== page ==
Hilyard added that “this is a problem that has so many different causes.” She cited not just poor food choices and sedentary lifestyles, but also difficulty in finding safe places for kids to exercise and limited availability of affordable, healthful foods as playing a part in the problem.

Maya Walters, a teenager with high blood pressure who appeared in one of the ads, says she has made changes in her lifestyle. She is using less salt in her food and no longer feels winded when climbing stairs. She strongly supports the ads.

“I think it’s really brave to talk about the elephant in the room,” she told The Atlanta Journal-Constitution in September, shortly after the ads started to run in the metro area. “It’s very provocative and makes people uncomfortable, but it’s when people are uncomfortable that change comes.”

Obesity’s costs

Children’s Healthcare doesn’t mind the controversy associated with the campaign. “There are people who don’t like it and people who like it,” Matzigkeit said. “In the end, I think people are saying it really is time for a wake-up call. We have to do something about this or our state is in jeopardy. It’s not good for business if your state has the second-highest obesity rate. Obese children turn into obese adults.”

Children’s Healthcare commonly sees children with heart disease and diabetes, or who need knee replacements, because of their weight. “We never used to see those kinds of things,” Matzigkeit said.

The campaign tested the spots in Columbus and Macon this year. Matzigkeit said 85 percent of those exposed to the campaign who were interviewed in follow-up research said the approach was appropriate. The campaign is measuring the effectiveness of its message in Atlanta but does not yet have any results.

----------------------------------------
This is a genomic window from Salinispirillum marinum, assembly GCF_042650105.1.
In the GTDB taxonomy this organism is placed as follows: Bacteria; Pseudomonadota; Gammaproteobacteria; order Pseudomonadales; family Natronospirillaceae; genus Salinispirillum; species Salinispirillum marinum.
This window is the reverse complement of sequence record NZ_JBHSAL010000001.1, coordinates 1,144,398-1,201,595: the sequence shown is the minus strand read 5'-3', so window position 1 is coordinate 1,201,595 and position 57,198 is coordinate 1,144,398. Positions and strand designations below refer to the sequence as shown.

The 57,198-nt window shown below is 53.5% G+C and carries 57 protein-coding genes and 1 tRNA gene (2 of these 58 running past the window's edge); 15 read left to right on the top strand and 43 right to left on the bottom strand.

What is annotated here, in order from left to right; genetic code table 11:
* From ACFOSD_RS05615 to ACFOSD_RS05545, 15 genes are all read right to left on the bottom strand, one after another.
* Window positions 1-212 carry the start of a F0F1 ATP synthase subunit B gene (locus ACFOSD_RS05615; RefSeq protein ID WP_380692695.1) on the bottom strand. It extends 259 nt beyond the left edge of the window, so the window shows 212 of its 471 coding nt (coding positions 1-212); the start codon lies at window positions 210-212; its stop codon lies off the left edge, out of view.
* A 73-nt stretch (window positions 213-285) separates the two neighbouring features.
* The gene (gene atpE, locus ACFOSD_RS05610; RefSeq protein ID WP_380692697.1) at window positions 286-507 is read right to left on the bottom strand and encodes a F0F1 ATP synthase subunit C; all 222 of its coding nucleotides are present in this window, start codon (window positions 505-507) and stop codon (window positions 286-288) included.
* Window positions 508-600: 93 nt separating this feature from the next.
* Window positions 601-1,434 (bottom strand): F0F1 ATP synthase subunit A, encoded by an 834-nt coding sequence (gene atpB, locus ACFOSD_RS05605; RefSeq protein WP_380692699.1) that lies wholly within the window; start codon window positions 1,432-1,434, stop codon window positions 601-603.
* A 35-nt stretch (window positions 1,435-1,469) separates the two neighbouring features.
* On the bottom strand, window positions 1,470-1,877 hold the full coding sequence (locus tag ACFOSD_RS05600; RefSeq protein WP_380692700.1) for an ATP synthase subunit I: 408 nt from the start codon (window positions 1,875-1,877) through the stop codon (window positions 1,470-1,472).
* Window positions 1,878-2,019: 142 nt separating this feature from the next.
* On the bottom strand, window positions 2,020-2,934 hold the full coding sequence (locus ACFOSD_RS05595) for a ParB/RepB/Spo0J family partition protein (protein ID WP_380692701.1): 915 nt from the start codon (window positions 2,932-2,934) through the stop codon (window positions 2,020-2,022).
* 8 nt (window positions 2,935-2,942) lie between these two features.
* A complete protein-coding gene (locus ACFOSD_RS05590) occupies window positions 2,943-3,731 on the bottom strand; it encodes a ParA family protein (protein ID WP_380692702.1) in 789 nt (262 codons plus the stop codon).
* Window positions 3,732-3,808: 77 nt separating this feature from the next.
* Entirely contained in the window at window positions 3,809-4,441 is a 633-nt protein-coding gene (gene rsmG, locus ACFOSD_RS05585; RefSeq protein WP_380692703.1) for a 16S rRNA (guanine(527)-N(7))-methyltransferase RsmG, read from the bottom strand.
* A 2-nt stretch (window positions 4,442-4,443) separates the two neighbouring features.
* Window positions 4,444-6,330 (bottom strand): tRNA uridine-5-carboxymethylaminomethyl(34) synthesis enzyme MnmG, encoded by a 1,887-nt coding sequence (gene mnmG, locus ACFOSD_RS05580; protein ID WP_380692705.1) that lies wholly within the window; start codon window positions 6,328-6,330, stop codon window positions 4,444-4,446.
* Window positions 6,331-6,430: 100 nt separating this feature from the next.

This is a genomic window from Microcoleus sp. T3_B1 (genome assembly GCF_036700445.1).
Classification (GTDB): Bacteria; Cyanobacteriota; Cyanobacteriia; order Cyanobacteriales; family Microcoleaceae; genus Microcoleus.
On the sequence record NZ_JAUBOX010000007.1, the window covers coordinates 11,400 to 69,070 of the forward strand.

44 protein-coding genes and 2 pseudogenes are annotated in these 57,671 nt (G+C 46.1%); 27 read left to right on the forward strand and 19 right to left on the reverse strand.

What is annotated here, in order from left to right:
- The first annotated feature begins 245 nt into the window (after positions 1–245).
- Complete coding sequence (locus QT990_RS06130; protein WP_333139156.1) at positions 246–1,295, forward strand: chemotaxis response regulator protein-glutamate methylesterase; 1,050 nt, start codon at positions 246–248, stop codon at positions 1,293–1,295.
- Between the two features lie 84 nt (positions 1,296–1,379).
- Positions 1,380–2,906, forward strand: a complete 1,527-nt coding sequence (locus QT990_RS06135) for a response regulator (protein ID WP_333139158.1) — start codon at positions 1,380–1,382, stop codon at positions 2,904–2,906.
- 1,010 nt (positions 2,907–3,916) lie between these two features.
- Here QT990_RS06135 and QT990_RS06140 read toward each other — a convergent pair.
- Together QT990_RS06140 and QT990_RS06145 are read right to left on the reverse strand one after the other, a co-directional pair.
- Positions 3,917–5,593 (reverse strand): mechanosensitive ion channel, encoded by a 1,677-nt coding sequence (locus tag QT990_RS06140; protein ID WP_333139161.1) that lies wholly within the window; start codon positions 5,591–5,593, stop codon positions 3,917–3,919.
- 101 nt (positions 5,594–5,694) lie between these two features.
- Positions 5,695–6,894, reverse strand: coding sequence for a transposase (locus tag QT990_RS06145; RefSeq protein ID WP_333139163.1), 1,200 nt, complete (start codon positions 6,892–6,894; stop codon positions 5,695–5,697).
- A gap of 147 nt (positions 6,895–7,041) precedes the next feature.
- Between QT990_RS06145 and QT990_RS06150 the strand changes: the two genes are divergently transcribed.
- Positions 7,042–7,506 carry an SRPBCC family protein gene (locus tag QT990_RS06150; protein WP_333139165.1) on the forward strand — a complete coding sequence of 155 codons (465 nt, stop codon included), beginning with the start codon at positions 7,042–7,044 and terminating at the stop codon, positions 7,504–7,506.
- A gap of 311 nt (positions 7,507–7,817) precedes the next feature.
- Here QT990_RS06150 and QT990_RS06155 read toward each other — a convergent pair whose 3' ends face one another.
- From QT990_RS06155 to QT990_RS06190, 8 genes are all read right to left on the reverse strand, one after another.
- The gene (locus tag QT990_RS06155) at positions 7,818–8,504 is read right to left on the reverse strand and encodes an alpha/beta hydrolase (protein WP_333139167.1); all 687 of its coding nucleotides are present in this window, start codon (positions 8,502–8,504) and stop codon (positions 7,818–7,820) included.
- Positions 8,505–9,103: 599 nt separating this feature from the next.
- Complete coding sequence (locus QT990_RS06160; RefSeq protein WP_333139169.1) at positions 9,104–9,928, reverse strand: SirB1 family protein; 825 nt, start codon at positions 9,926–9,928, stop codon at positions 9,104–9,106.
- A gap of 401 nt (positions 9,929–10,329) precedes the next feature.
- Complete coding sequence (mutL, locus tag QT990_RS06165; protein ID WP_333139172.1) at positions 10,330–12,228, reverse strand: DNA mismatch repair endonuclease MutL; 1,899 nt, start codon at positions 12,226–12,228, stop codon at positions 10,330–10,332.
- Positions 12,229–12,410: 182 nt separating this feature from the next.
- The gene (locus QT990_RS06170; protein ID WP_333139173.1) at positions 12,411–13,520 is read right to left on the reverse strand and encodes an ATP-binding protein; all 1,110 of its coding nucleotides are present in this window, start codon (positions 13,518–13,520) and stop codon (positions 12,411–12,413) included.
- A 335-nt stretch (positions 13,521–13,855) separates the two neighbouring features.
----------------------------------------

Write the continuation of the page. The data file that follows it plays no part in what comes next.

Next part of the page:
In addition to the advertisements, Children’s Healthcare has a clinic for overweight children to help address their problems in a yearlong program. The children are set up with a team that includes a physician, nutritionist, psychologist and exercise coach to work with the family to help the children lose weight and get healthy.

The program has also trained more than 600 metro Atlanta pediatricians on how to talk to families whose children are overweight and help them attack the problem at home.

More ads upcoming

Gayla Prestage Grubbs, whose 15-year-old son is working hard to address a weight problem, said she supports the tone of the advertisements.

“They are in your face,” she said. “But I know, for me, I was not offended by it. I was more like — oh, my gosh, that’s right.”

Grubbs and her son, Samuel, enrolled in the Children’s Healthcare clinic after seeking advice from their pediatrician. “What I love about the program: It is comprehensive; it is not a quick fix,” she said.

A total wellness program has helped Samuel take responsibility for making his own healthful choices. Although the busy family often opted in the past for a fast-food meal, the program has prompted them to cook more often at home and to go to the gym several times a week. The program has already helped Samuel, she said. “His self-esteem has increased dramatically,” Grubbs said. “He has gone from a child who kept to himself and had issues of bullying and that sort of thing — and he has done a 180.”

While their decision to take on Samuel’s issues started before the campaign hit, Grubbs said she believes it could prompt others to follow her family’s lead.

“People have a tendency to blame others or to blame their situation,” she said. “But we have to own the choices that we make, and that’s why I feel it’s not too strong of a message. Our children are at risk, and as parents we have to own that.”

Strong4Life is getting ready to launch the next phase of its campaign. Matzigkeit said those who didn’t care for the first phase may not like the next phase either. But that doesn’t bother her. “The whole goal of this is to get the discussion going,” she said. “I love that it sparks dialogue, and a great dialogue has two sides.”

Support real journalism. Support local journalism. Subscribe to The Atlanta Journal-Constitution today. See offers.

Your subscription to the Atlanta Journal-Constitution funds in-depth reporting and investigations that keep you informed. Thank you for supporting real journalism.